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Fit video on DVD

Posted on 2003-02-25
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Last Modified: 2010-04-06
I have a video that is 1 hour and 24 minutes long and want to fit it onto on a 4.7 gig DVD. Using Sonic MyDVD, its present state would require over 6 gigs. It is 25 fps, 740 x 416, divx 5.  I had one that was 95 minutes long and it fit, so I know it can be done, but don't know how to convert this one to make it fit.  I have virtual dub & mgi video wave.  What settings do I need?  Do I need another application?
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Question by:fayb
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9 Comments
 

Expert Comment

by:riereyno
ID: 8021054
fayb,

  I am not totally familiar with Virtual Dub or MGI Video Wave, but I would suggest trying the following:

1)  Try a different compression codec.

2)  Decrese your resolution.  740 x 416 is very large.  640 x 480 would probably look just as good and would decrease your size.

  Like I said, I am not sure of the functions of your software but you should be able to make one of these modifications.  Be sure to make modifications to a copy of your origional.

Good luck, hope this helps,

Rich
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Expert Comment

by:jamilon
ID: 8047057
You should look into lowering the bitrate of the MPEG-2 video (that goes on the DVD).

If you choose a lower bitrate, less data will be encoded each second and the total size of the MPEG-2 file will decrease.

Typical bitrate for commercial DVDs usually borders on 8 Mbps (variable bitrate). For private use, you can normally get by with much lower bitrate (3 - 5 Mbps).

Hope this helps!
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Author Comment

by:fayb
ID: 8048272
jamilon
What program do I need to lower the bit rate?  I am using sonic mydvd.
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Expert Comment

by:ShadowFoxZero
ID: 8050525
Try using TMPGEnc from www.tmpgenc.net. Its very easy to use and should help.
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Author Comment

by:fayb
ID: 8051736
ShadowFoxZero
I use TMPGEnc, but when I go to settings and video, the bit rate is set to 1150 kb/sec and is grayed out.  I can't figure out how to change it or what it should be.  It is surely lower than jamilon's comment that it should be 3-5 Mbps.  Besides, I use it for MPEG-1 to make VCD's using CDr's.  Can it be used to set up to burn DVD -r's?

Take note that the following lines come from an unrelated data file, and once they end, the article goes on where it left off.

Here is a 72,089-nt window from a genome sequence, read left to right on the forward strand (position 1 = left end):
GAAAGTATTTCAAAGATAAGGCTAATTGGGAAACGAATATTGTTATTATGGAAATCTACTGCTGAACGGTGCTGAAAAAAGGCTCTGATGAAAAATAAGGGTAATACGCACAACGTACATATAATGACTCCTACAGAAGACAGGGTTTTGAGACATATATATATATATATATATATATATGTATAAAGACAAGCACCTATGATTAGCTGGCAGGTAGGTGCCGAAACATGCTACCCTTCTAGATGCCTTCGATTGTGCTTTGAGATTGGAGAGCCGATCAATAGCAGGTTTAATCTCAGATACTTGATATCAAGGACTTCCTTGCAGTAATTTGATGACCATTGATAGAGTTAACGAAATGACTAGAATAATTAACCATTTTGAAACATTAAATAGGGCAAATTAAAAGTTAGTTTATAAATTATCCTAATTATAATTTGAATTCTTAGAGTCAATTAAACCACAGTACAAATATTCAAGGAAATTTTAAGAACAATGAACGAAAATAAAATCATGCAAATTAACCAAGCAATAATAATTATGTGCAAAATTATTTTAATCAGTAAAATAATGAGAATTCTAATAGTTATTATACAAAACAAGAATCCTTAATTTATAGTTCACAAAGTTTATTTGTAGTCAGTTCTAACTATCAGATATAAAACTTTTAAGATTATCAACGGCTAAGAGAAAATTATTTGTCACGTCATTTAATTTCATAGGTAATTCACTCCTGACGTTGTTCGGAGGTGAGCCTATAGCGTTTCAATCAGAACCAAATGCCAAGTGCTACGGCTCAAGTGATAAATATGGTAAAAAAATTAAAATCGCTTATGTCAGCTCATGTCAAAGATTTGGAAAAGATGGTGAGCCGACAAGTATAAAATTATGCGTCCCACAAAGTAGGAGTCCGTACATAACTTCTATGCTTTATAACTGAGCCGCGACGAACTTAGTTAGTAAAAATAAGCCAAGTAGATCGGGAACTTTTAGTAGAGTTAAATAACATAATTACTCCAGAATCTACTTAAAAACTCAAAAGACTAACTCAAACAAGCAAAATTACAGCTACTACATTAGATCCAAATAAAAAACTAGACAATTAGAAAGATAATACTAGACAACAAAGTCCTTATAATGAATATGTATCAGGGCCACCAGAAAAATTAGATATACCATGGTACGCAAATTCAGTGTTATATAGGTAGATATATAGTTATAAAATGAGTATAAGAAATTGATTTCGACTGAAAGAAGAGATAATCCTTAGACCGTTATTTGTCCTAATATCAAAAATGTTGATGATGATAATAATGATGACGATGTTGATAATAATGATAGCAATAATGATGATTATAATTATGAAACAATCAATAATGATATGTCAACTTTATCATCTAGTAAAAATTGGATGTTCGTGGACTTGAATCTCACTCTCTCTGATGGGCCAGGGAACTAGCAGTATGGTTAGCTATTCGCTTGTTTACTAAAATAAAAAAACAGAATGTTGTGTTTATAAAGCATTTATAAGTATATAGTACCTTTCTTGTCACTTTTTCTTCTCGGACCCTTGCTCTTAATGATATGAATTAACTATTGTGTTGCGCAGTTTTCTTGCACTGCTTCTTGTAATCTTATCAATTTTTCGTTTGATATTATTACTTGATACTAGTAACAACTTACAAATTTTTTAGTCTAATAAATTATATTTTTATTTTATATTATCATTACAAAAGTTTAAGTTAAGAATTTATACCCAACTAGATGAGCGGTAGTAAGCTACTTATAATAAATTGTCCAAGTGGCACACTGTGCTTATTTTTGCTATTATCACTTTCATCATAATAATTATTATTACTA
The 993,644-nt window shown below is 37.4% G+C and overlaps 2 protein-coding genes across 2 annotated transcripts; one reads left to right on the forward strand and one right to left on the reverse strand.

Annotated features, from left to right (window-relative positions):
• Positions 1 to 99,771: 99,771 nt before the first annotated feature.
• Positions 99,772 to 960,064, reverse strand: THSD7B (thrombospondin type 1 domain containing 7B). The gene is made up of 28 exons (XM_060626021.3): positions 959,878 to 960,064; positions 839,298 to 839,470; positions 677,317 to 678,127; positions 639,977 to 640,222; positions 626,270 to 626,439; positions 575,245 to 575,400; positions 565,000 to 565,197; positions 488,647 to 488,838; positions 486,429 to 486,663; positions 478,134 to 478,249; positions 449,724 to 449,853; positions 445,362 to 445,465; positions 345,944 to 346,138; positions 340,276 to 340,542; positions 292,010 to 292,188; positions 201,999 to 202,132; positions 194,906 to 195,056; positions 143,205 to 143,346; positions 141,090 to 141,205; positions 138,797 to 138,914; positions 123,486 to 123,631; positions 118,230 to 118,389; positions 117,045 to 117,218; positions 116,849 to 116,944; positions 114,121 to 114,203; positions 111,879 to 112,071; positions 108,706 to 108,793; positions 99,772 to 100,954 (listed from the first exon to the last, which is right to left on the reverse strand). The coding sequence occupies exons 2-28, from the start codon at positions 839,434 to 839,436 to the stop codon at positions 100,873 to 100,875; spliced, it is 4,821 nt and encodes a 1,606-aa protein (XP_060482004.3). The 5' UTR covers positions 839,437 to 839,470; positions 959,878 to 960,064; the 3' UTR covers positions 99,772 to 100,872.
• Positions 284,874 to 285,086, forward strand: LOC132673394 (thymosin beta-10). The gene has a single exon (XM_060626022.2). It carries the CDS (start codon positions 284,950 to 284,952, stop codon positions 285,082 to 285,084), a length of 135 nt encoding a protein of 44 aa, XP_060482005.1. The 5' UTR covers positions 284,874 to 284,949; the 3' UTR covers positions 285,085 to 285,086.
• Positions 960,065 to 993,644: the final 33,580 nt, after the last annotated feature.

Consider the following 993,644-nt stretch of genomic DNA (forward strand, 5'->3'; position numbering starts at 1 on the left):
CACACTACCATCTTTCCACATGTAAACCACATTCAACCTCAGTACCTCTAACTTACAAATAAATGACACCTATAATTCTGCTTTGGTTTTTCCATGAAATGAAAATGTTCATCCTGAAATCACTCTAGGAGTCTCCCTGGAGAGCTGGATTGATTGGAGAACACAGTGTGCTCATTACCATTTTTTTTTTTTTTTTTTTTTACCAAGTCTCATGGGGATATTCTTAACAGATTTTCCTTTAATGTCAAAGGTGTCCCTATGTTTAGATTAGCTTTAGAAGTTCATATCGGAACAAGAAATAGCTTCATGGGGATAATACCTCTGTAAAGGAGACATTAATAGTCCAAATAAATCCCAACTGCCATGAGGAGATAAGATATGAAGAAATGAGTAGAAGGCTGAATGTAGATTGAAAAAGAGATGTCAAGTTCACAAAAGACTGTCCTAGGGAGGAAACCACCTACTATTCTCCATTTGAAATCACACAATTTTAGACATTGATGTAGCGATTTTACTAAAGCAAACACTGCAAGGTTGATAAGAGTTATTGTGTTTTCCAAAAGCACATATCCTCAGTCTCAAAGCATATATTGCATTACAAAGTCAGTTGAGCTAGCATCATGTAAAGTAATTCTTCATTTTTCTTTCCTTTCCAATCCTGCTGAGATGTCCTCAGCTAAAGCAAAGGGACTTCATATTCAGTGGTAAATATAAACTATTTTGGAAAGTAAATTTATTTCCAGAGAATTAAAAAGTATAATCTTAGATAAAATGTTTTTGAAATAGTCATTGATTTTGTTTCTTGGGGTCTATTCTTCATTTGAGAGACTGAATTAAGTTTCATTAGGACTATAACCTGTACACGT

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Accepted Solution

by:
jamilon earned 400 total points
ID: 8052617
Use the wizard in TMPGEnc (Ctrl+W), then choose a DVD template based on your signal standard (PAL or NTSC) and aspect ratio (4:3 or 16:9).

Once you've chosen the source file(s) to be encoded to MPEG-2, the only thing between you and a successful encode should be a click on "Other settings". Choose the bitrate of the movie (for the PAL template it seems to be 8000 kbits/s CBR by default) as described above.

I would recommend using VBR (variable bitrate) over CBR (constant bitrate). Encoding takes longer but quality goes up since the bits are allocated where they are most useful (i.e. scenes with lots of action/moving camera).

Hope this helps!
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Author Comment

by:fayb
ID: 8056469
Thanks - that works fine
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Expert Comment

by:turet
ID: 11506647
Guys, there is a free and fabulous program called DVD Shrink that compresses a file, but only to the degree it needs in order to fit a DVD.  In my experience, you can compress to about 70% without a real perceived loss of quality.  I believe the website is www.dvdshrink.org   The other benefit of this program is that it will strip out the menu and special features of a commercial DVD and creates the DVD files (VOBs) of just the film itself.  This means less compression than for the entire DVD with all the extra stuff.  You can fit a almost a two hour film on a home-brewed DVD doing this.  As you probably know, commercial DVDs are double layered and fit twice what a home-brew DVD burner can do, so you've gotta remove something, or split the movie onto two disks.
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Expert Comment

by:turet
ID: 11506666
Oh also, TMPGE DVD Author is now available with a plug in for converting the audio portion to AC3 (Dolby), which is more compressed than the normal wav format.  This alone will allow you to fit a 1 hour 30 min video onto one disk.
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